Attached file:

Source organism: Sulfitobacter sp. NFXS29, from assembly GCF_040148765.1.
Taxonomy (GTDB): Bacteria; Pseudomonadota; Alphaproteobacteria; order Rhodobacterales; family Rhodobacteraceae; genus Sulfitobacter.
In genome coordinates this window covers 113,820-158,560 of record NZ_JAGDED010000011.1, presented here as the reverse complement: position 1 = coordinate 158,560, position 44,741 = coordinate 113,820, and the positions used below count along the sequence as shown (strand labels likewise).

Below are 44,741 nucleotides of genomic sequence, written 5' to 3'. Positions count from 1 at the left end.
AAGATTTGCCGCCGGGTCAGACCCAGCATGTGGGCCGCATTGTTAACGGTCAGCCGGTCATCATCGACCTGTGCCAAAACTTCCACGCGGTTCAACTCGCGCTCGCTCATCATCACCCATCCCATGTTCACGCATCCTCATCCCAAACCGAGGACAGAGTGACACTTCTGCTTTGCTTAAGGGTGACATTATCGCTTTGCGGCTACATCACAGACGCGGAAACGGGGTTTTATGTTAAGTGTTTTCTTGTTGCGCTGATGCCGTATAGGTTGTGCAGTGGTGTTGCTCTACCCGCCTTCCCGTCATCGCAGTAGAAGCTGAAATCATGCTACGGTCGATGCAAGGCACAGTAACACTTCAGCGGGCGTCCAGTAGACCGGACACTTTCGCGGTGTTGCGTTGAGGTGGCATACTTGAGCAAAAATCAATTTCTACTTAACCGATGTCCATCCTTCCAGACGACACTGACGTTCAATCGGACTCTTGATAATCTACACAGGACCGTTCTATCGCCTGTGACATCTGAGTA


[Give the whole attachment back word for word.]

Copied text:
Source organism: Sulfitobacter sp. NFXS29, from assembly GCF_040148765.1.
Taxonomy (GTDB): Bacteria; Pseudomonadota; Alphaproteobacteria; order Rhodobacterales; family Rhodobacteraceae; genus Sulfitobacter.
In genome coordinates this window covers 113,820-158,560 of record NZ_JAGDED010000011.1, presented here as the reverse complement: position 1 = coordinate 158,560, position 44,741 = coordinate 113,820, and the positions used below count along the sequence as shown (strand labels likewise).

Below are 44,741 nucleotides of genomic sequence, written 5' to 3'. Positions count from 1 at the left end.
AAGATTTGCCGCCGGGTCAGACCCAGCATGTGGGCCGCATTGTTAACGGTCAGCCGGTCATCATCGACCTGTGCCAAAACTTCCACGCGGTTCAACTCGCGCTCGCTCATCATCACCCATCCCATGTTCACGCATCCTCATCCCAAACCGAGGACAGAGTGACACTTCTGCTTTGCTTAAGGGTGACATTATCGCTTTGCGGCTACATCACAGACGCGGAAACGGGGTTTTATGTTAAGTGTTTTCTTGTTGCGCTGATGCCGTATAGGTTGTGCAGTGGTGTTGCTCTACCCGCCTTCCCGTCATCGCAGTAGAAGCTGAAATCATGCTACGGTCGATGCAAGGCACAGTAACACTTCAGCGGGCGTCCAGTAGACCGGACACTTTCGCGGTGTTGCGTTGAGGTGGCATACTTGAGCAAAAATCAATTTCTACTTAACCGATGTCCATCCTTCCAGACGACACTGACGTTCAATCGGACTCTTGATAATCTACACAGGACCGTTCTATCGCCTGTGACATCTGAGTA